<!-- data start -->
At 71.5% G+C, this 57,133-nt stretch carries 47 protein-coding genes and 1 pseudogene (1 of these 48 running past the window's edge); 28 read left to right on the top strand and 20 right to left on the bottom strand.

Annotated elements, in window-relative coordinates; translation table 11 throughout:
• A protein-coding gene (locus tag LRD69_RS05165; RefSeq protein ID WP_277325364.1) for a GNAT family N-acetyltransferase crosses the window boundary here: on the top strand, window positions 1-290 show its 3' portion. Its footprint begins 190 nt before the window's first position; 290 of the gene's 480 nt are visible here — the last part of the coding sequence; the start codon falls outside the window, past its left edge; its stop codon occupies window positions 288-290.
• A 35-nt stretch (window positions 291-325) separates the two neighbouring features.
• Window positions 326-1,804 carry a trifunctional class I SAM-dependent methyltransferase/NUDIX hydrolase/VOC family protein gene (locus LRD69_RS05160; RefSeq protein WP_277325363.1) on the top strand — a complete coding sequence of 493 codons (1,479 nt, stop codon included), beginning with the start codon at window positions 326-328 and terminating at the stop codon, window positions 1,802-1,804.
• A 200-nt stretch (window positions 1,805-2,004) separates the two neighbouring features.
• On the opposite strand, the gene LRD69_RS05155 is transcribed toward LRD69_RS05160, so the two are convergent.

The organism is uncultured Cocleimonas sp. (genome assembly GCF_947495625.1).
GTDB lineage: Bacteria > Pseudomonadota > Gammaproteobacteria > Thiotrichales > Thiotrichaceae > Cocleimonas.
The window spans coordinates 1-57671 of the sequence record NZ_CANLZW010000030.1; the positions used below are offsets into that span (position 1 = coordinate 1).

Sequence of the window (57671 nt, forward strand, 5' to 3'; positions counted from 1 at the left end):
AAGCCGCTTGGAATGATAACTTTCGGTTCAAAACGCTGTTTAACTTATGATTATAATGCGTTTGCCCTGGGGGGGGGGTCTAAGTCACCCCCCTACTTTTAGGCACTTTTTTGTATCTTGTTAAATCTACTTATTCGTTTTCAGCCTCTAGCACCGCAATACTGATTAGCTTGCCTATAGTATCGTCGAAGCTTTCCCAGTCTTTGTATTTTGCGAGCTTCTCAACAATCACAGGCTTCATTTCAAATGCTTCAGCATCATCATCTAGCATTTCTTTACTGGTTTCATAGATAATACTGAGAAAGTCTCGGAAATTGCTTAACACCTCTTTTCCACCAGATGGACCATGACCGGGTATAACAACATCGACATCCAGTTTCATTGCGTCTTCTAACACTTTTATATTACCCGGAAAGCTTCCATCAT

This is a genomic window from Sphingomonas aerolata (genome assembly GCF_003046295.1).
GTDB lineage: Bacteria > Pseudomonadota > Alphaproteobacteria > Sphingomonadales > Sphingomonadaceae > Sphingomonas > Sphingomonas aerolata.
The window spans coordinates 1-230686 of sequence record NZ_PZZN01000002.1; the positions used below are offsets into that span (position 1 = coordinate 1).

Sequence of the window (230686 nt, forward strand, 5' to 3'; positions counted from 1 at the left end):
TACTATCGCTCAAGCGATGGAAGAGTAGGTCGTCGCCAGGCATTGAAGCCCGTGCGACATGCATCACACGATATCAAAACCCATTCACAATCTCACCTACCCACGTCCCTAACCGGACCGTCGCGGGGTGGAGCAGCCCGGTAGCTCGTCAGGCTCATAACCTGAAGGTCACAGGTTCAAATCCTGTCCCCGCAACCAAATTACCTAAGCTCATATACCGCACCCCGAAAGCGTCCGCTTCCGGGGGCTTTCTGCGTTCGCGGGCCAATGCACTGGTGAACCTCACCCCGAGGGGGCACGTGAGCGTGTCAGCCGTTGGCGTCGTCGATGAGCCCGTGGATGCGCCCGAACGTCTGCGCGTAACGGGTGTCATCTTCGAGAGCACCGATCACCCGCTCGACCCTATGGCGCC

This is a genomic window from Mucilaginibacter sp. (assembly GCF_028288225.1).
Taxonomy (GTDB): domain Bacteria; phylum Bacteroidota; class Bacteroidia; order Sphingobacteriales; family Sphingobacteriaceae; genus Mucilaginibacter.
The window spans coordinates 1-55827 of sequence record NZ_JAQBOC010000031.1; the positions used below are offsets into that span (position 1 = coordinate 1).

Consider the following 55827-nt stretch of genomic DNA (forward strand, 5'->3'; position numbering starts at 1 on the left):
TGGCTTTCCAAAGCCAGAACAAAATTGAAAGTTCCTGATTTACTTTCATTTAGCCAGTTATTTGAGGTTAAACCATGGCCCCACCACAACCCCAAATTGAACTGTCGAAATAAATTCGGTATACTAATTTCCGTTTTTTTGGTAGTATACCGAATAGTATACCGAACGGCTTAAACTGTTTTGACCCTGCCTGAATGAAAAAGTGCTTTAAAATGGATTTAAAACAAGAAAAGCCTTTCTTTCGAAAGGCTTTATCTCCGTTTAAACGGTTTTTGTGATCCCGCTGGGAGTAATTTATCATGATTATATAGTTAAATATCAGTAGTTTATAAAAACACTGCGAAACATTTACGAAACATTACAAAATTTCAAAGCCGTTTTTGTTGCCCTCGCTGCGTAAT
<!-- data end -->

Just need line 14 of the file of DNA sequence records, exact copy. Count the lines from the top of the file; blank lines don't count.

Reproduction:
GTDB lineage: Bacteria > Pseudomonadota > Alphaproteobacteria > Sphingomonadales > Sphingomonadaceae > Sphingomonas > Sphingomonas aerolata.